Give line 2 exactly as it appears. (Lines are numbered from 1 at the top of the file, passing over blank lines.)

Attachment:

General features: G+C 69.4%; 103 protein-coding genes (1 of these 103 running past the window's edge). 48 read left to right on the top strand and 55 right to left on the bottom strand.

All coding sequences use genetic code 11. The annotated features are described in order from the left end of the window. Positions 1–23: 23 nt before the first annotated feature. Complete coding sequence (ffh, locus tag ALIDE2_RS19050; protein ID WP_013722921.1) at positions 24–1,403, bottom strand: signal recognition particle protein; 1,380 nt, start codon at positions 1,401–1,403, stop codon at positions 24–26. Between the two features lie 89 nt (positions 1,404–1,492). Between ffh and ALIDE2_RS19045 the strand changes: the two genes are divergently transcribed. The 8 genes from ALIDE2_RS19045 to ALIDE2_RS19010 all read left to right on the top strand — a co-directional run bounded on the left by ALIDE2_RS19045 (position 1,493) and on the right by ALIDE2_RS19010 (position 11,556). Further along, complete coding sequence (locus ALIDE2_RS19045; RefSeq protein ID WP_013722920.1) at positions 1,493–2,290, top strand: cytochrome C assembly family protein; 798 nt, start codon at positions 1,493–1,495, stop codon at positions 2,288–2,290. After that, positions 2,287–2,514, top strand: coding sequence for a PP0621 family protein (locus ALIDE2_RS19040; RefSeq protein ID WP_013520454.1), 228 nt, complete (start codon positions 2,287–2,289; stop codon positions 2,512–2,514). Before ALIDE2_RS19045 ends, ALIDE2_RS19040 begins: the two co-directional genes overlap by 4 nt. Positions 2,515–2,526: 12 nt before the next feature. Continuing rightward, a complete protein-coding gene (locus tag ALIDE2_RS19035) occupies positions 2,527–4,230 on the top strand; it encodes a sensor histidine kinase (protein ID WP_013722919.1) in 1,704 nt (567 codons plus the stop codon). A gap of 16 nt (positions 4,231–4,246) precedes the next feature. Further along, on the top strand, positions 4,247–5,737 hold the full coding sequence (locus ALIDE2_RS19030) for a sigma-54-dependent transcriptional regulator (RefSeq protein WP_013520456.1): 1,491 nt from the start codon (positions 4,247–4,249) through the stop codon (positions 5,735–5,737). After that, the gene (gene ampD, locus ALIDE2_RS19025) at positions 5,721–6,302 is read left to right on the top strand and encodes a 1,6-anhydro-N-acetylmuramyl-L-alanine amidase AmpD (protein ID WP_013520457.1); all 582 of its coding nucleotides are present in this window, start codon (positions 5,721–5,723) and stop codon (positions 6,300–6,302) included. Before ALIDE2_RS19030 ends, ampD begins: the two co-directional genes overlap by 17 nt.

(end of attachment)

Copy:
All coding sequences use genetic code 11. The annotated features are described in order from the left end of the window. Positions 1–23: 23 nt before the first annotated feature. Complete coding sequence (ffh, locus tag ALIDE2_RS19050; protein ID WP_013722921.1) at positions 24–1,403, bottom strand: signal recognition particle protein; 1,380 nt, start codon at positions 1,401–1,403, stop codon at positions 24–26. Between the two features lie 89 nt (positions 1,404–1,492). Between ffh and ALIDE2_RS19045 the strand changes: the two genes are divergently transcribed. The 8 genes from ALIDE2_RS19045 to ALIDE2_RS19010 all read left to right on the top strand — a co-directional run bounded on the left by ALIDE2_RS19045 (position 1,493) and on the right by ALIDE2_RS19010 (position 11,556). Further along, complete coding sequence (locus ALIDE2_RS19045; RefSeq protein ID WP_013722920.1) at positions 1,493–2,290, top strand: cytochrome C assembly family protein; 798 nt, start codon at positions 1,493–1,495, stop codon at positions 2,288–2,290. After that, positions 2,287–2,514, top strand: coding sequence for a PP0621 family protein (locus ALIDE2_RS19040; RefSeq protein ID WP_013520454.1), 228 nt, complete (start codon positions 2,287–2,289; stop codon positions 2,512–2,514). Before ALIDE2_RS19045 ends, ALIDE2_RS19040 begins: the two co-directional genes overlap by 4 nt. Positions 2,515–2,526: 12 nt before the next feature. Continuing rightward, a complete protein-coding gene (locus tag ALIDE2_RS19035) occupies positions 2,527–4,230 on the top strand; it encodes a sensor histidine kinase (protein ID WP_013722919.1) in 1,704 nt (567 codons plus the stop codon). A gap of 16 nt (positions 4,231–4,246) precedes the next feature. Further along, on the top strand, positions 4,247–5,737 hold the full coding sequence (locus ALIDE2_RS19030) for a sigma-54-dependent transcriptional regulator (RefSeq protein WP_013520456.1): 1,491 nt from the start codon (positions 4,247–4,249) through the stop codon (positions 5,735–5,737). After that, the gene (gene ampD, locus ALIDE2_RS19025) at positions 5,721–6,302 is read left to right on the top strand and encodes a 1,6-anhydro-N-acetylmuramyl-L-alanine amidase AmpD (protein ID WP_013520457.1); all 582 of its coding nucleotides are present in this window, start codon (positions 5,721–5,723) and stop codon (positions 6,300–6,302) included. Before ALIDE2_RS19030 ends, ampD begins: the two co-directional genes overlap by 17 nt.